By: Samantha Jewell, Humans Editor
Regis University is in the process of holding its 3rd Annual Anti-Oppression Week this week. The university is encouraging students and faculty to go out of our comfort zones, listen to others and keep their minds open to new ideas. As a University we must take accountability for our actions and our words. While doing this the community is invited into open lectures throughout the week. One of these open classes was Dr. Becky Vartabedian’s RCC class Refugees, Resources, and Resettlement, this class was a discussion of Mohsin Hamid’s Exit West.
Exit West sets the scene for with a country about to enter civil war as it's backdrop. Then two young people meet, strong and independent Nadia meets gentle and quiet Saeed who embark on a unpredictable love story. Their city is overcome by war and the once familiar streets have turned into checkpoints and bomb blasts. They start to hear whispers about doors – these doors can take people far away, if perilously, and for a price. The violence heightens, Nadia and Saeed decided that they have to leave. Leaving their homeland and their old lives behind, they find a door to open and step through. This story follows Saeed and Nadia as they navigate through an uncertain future and struggle to keep hold of their past, who they are, and each other.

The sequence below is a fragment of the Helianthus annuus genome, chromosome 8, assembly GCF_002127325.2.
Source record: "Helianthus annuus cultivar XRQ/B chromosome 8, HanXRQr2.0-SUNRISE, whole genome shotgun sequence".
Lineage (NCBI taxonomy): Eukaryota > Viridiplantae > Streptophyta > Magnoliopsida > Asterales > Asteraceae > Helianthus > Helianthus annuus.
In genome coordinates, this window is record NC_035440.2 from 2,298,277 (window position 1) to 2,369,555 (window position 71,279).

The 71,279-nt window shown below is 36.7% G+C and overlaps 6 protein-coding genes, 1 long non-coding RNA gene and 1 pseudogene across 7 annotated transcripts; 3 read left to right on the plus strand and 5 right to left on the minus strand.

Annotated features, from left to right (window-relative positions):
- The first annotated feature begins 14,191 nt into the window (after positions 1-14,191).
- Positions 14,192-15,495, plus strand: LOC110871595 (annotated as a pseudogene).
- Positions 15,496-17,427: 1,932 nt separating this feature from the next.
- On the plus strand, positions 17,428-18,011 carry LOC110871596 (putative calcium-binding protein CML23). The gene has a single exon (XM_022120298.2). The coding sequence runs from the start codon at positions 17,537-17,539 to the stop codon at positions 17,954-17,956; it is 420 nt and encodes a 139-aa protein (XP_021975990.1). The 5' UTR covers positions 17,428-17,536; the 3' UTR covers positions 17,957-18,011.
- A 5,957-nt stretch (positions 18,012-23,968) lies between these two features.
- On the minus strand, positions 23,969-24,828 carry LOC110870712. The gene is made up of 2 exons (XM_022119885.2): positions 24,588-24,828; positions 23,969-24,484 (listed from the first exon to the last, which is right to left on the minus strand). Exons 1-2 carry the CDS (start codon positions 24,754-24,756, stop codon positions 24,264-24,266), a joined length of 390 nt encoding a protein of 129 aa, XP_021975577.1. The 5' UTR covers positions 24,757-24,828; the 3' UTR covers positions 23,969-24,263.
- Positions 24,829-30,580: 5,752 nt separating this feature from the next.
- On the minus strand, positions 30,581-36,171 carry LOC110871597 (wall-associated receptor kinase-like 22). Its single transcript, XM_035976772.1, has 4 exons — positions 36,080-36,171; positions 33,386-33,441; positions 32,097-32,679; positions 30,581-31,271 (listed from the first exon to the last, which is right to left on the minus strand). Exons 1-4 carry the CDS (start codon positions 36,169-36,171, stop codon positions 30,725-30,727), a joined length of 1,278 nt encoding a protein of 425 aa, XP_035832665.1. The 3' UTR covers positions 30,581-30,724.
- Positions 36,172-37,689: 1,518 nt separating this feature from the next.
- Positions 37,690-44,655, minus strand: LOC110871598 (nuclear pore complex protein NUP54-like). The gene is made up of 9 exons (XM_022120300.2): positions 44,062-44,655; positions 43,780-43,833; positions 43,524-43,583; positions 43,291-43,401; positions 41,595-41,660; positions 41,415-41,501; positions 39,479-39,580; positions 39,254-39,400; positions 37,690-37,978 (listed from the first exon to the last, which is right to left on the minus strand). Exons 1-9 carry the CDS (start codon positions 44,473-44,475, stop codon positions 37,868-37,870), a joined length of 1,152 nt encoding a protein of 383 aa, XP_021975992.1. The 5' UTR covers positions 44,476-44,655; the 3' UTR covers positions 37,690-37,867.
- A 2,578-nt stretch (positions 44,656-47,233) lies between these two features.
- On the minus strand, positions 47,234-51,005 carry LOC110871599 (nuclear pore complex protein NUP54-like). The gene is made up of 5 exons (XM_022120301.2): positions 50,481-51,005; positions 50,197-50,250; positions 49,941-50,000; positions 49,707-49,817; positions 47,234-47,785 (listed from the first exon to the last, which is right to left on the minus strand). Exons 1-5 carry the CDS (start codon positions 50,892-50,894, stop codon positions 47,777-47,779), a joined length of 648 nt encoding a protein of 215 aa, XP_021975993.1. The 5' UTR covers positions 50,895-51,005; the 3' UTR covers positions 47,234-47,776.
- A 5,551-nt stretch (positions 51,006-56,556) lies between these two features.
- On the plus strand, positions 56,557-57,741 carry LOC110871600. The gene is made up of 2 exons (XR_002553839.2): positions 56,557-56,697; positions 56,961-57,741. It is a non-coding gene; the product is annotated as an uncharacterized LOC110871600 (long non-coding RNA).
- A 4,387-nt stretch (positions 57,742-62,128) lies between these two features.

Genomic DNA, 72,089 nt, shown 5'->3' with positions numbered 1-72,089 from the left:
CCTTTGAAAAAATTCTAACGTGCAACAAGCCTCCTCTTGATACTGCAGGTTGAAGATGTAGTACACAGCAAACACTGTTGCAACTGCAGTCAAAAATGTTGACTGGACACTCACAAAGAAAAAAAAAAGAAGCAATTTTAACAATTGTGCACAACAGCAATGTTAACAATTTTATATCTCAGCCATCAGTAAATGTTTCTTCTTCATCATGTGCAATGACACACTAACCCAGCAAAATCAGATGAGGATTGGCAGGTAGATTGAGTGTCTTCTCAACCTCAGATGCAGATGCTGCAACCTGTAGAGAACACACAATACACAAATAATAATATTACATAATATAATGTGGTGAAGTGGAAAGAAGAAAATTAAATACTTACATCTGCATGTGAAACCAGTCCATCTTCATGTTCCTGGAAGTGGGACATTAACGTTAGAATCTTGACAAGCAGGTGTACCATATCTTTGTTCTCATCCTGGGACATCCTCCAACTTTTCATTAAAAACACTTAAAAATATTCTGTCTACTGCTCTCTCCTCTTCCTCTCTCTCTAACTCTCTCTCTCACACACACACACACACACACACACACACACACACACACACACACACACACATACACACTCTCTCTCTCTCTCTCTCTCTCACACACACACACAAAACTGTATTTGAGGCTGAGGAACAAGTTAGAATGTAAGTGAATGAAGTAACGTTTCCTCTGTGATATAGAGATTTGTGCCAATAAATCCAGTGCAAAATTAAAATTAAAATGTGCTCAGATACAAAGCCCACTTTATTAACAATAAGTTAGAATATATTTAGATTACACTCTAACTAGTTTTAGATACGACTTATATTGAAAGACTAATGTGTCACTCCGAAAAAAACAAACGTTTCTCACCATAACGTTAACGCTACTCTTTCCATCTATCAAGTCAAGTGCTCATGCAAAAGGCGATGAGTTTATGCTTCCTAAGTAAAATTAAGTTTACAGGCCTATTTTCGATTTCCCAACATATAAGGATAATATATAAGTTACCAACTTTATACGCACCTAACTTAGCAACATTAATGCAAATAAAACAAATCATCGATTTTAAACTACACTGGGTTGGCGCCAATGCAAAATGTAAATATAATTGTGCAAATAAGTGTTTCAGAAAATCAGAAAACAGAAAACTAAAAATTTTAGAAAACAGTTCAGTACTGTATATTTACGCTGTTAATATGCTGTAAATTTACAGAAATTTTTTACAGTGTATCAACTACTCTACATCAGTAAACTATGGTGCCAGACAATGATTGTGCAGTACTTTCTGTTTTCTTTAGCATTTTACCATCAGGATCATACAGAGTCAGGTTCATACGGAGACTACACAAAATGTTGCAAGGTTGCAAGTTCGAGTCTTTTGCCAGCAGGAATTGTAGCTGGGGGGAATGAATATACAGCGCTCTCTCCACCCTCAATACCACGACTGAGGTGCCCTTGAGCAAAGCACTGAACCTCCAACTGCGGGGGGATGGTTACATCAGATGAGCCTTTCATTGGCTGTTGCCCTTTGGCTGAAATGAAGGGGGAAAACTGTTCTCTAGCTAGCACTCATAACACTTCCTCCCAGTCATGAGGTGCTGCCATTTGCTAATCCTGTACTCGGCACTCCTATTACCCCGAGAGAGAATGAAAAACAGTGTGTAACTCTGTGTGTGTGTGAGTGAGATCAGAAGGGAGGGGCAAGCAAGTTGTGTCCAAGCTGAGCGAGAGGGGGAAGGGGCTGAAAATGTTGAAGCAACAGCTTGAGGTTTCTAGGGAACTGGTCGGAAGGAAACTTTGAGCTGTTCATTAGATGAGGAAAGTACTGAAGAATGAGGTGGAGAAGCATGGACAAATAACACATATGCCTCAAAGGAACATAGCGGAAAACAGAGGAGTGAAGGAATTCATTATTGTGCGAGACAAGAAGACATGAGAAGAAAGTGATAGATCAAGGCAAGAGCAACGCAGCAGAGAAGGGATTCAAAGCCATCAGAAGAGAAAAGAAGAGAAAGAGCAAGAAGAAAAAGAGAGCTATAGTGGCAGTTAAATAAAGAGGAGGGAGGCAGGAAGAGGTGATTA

This book is a work of fiction, so the question is how does fiction fit into a talk about Anti – Oppression and Refugees? Dr. Vartabedian led a thought provoking discussion that weaved these two themes together. This work of fiction made this topic relatable and personable. This discussion offered information and rounded out the perspectives of being a refugee through Saeed and Nadia’s journey. When we hear about the state of refugees on the news it often feels removed and we don’t feel for these people in the same way we do when reading a work of fiction. Readers are invited into Saeed and Nadia’s life and they go through life with them.
Dr. Vartabedian’s discussion was enlightening and she was able to orchestrate a discussion about tough topics and create an environment where students and faculty were able to take accountability for their thoughts and open their minds to new ideas.